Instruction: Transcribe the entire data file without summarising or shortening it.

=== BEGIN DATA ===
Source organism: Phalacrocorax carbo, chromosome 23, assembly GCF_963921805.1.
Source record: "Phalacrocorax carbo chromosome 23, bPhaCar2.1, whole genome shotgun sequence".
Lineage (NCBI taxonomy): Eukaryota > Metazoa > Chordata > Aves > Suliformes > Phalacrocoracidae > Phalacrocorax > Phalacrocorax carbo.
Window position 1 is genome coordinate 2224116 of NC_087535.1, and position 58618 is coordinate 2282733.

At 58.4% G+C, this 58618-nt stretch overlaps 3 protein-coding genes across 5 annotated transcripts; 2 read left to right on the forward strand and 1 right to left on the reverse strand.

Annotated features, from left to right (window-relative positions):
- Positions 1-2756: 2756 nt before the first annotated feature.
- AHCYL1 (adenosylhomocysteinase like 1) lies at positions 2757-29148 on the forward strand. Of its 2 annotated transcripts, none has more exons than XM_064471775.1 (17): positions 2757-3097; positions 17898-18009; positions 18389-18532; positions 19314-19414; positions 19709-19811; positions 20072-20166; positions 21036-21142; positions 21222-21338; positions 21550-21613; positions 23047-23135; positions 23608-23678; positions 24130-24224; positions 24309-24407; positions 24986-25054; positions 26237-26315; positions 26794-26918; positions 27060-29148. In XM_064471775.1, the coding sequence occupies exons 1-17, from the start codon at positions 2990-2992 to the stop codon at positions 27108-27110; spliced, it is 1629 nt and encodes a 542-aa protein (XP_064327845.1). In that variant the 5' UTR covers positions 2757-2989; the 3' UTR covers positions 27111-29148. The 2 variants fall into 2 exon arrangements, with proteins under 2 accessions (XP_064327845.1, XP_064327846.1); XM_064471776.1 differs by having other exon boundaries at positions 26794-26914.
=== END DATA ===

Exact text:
Source organism: Phalacrocorax carbo, chromosome 23, assembly GCF_963921805.1.
Source record: "Phalacrocorax carbo chromosome 23, bPhaCar2.1, whole genome shotgun sequence".
Lineage (NCBI taxonomy): Eukaryota > Metazoa > Chordata > Aves > Suliformes > Phalacrocoracidae > Phalacrocorax > Phalacrocorax carbo.
Window position 1 is genome coordinate 2224116 of NC_087535.1, and position 58618 is coordinate 2282733.

At 58.4% G+C, this 58618-nt stretch overlaps 3 protein-coding genes across 5 annotated transcripts; 2 read left to right on the forward strand and 1 right to left on the reverse strand.

Annotated features, from left to right (window-relative positions):
- Positions 1-2756: 2756 nt before the first annotated feature.
- AHCYL1 (adenosylhomocysteinase like 1) lies at positions 2757-29148 on the forward strand. Of its 2 annotated transcripts, none has more exons than XM_064471775.1 (17): positions 2757-3097; positions 17898-18009; positions 18389-18532; positions 19314-19414; positions 19709-19811; positions 20072-20166; positions 21036-21142; positions 21222-21338; positions 21550-21613; positions 23047-23135; positions 23608-23678; positions 24130-24224; positions 24309-24407; positions 24986-25054; positions 26237-26315; positions 26794-26918; positions 27060-29148. In XM_064471775.1, the coding sequence occupies exons 1-17, from the start codon at positions 2990-2992 to the stop codon at positions 27108-27110; spliced, it is 1629 nt and encodes a 542-aa protein (XP_064327845.1). In that variant the 5' UTR covers positions 2757-2989; the 3' UTR covers positions 27111-29148. The 2 variants fall into 2 exon arrangements, with proteins under 2 accessions (XP_064327845.1, XP_064327846.1); XM_064471776.1 differs by having other exon boundaries at positions 26794-26914.